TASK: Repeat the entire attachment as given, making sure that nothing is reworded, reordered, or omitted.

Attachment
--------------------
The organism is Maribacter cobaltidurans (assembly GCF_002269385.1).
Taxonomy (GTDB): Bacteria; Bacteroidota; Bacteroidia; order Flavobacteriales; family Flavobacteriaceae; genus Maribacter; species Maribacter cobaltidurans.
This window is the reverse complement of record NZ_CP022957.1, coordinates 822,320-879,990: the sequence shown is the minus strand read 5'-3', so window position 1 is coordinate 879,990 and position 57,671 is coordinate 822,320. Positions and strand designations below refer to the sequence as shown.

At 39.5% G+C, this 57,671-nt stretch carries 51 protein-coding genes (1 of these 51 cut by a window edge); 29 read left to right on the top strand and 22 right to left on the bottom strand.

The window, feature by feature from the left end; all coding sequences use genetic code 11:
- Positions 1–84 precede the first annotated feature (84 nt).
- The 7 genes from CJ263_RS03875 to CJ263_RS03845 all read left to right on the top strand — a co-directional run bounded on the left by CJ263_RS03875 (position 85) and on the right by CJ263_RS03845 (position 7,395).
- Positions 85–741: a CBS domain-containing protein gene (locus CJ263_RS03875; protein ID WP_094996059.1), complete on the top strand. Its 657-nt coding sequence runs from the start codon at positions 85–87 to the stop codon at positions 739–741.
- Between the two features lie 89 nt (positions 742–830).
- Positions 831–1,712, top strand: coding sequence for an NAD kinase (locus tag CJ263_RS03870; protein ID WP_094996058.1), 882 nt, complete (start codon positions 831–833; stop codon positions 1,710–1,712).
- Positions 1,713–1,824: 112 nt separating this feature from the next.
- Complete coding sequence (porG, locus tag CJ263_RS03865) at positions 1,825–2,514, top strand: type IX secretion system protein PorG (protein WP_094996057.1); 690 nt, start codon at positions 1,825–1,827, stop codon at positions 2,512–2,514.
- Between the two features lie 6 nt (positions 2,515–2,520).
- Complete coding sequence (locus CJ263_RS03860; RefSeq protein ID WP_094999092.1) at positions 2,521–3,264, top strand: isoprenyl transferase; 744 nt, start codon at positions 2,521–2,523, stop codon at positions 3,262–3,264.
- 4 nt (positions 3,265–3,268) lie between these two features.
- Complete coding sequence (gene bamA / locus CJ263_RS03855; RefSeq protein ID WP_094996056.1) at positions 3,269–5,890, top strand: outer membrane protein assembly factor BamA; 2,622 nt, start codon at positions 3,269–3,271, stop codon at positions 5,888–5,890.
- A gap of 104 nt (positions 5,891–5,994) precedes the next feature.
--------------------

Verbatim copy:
The organism is Maribacter cobaltidurans (assembly GCF_002269385.1).
Taxonomy (GTDB): Bacteria; Bacteroidota; Bacteroidia; order Flavobacteriales; family Flavobacteriaceae; genus Maribacter; species Maribacter cobaltidurans.
This window is the reverse complement of record NZ_CP022957.1, coordinates 822,320-879,990: the sequence shown is the minus strand read 5'-3', so window position 1 is coordinate 879,990 and position 57,671 is coordinate 822,320. Positions and strand designations below refer to the sequence as shown.

At 39.5% G+C, this 57,671-nt stretch carries 51 protein-coding genes (1 of these 51 cut by a window edge); 29 read left to right on the top strand and 22 right to left on the bottom strand.

The window, feature by feature from the left end; all coding sequences use genetic code 11:
- Positions 1–84 precede the first annotated feature (84 nt).
- The 7 genes from CJ263_RS03875 to CJ263_RS03845 all read left to right on the top strand — a co-directional run bounded on the left by CJ263_RS03875 (position 85) and on the right by CJ263_RS03845 (position 7,395).
- Positions 85–741: a CBS domain-containing protein gene (locus CJ263_RS03875; protein ID WP_094996059.1), complete on the top strand. Its 657-nt coding sequence runs from the start codon at positions 85–87 to the stop codon at positions 739–741.
- Between the two features lie 89 nt (positions 742–830).
- Positions 831–1,712, top strand: coding sequence for an NAD kinase (locus tag CJ263_RS03870; protein ID WP_094996058.1), 882 nt, complete (start codon positions 831–833; stop codon positions 1,710–1,712).
- Positions 1,713–1,824: 112 nt separating this feature from the next.
- Complete coding sequence (porG, locus tag CJ263_RS03865) at positions 1,825–2,514, top strand: type IX secretion system protein PorG (protein WP_094996057.1); 690 nt, start codon at positions 1,825–1,827, stop codon at positions 2,512–2,514.
- Between the two features lie 6 nt (positions 2,515–2,520).
- Complete coding sequence (locus CJ263_RS03860; RefSeq protein ID WP_094999092.1) at positions 2,521–3,264, top strand: isoprenyl transferase; 744 nt, start codon at positions 2,521–2,523, stop codon at positions 3,262–3,264.
- 4 nt (positions 3,265–3,268) lie between these two features.
- Complete coding sequence (gene bamA / locus CJ263_RS03855; RefSeq protein ID WP_094996056.1) at positions 3,269–5,890, top strand: outer membrane protein assembly factor BamA; 2,622 nt, start codon at positions 3,269–3,271, stop codon at positions 5,888–5,890.
- A gap of 104 nt (positions 5,891–5,994) precedes the next feature.